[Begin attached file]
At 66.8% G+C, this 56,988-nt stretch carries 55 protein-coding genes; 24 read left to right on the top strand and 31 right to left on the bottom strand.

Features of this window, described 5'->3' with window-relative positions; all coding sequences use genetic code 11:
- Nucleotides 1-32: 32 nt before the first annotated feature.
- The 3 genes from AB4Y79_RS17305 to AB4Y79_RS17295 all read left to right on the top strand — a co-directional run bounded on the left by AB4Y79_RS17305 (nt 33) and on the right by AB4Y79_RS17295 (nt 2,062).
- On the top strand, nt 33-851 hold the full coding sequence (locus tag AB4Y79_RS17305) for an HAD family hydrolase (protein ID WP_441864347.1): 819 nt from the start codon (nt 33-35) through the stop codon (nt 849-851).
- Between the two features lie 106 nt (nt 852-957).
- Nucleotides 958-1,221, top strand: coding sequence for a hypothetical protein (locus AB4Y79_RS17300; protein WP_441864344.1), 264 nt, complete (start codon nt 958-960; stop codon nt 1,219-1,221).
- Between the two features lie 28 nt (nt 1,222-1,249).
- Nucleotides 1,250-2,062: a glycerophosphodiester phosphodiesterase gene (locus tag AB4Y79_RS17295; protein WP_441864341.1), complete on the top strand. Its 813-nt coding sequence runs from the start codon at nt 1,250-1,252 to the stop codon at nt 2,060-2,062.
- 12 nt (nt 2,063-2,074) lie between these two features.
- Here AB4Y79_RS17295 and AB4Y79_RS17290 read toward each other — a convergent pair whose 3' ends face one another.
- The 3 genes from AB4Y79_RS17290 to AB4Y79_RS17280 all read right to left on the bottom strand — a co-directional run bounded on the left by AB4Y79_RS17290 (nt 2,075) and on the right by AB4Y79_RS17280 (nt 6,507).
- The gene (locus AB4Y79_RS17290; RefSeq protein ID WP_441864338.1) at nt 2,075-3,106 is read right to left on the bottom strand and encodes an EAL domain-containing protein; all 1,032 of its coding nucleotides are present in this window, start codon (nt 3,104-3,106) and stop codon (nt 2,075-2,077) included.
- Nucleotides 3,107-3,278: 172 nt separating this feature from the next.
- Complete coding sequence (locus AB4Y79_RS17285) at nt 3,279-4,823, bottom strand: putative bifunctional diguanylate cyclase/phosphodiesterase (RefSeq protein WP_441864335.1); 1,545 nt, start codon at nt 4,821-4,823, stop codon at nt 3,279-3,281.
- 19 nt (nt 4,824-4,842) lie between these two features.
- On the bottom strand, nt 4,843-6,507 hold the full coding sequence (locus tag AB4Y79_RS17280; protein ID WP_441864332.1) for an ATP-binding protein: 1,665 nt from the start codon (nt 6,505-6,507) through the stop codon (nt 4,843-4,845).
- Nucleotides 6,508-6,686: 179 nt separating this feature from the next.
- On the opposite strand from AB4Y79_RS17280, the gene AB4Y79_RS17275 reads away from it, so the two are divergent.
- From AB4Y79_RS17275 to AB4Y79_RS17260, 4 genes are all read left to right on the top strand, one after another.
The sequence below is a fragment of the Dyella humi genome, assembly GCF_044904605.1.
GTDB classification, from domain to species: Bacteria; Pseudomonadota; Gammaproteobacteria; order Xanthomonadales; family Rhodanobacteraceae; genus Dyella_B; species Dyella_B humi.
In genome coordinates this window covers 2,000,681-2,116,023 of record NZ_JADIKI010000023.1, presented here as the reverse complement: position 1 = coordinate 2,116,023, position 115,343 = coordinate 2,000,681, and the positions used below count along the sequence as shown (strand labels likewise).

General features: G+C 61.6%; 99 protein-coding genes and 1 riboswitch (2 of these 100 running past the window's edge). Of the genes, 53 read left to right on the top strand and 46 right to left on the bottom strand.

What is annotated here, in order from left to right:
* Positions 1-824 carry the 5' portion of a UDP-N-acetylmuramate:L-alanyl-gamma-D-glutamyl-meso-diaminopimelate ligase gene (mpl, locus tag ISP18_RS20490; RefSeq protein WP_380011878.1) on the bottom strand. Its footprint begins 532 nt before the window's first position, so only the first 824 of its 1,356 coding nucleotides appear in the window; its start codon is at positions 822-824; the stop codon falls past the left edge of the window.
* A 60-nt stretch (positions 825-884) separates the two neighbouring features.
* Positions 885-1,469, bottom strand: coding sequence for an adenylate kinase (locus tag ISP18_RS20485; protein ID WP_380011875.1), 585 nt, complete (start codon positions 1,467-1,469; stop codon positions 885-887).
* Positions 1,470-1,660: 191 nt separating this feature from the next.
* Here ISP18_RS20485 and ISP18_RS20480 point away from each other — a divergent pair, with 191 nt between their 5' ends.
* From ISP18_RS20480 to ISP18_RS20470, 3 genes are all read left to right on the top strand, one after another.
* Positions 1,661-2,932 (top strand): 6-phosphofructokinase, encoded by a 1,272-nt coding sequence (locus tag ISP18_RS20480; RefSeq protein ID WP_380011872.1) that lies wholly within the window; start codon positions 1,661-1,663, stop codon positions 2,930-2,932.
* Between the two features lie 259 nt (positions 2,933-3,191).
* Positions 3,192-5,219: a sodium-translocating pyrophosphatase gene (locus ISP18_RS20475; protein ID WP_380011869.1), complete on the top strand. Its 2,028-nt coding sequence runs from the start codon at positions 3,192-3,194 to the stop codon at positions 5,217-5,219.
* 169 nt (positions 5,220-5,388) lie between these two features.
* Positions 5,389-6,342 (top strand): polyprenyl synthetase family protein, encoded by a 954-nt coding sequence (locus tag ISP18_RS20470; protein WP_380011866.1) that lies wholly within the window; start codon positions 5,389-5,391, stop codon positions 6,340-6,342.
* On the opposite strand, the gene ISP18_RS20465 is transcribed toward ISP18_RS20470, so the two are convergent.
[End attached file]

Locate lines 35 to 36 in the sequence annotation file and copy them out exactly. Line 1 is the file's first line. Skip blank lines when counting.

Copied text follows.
* 169 nt (positions 5,220-5,388) lie between these two features.
* Positions 5,389-6,342 (top strand): polyprenyl synthetase family protein, encoded by a 954-nt coding sequence (locus tag ISP18_RS20470; protein WP_380011866.1) that lies wholly within the window; start codon positions 5,389-5,391, stop codon positions 6,340-6,342.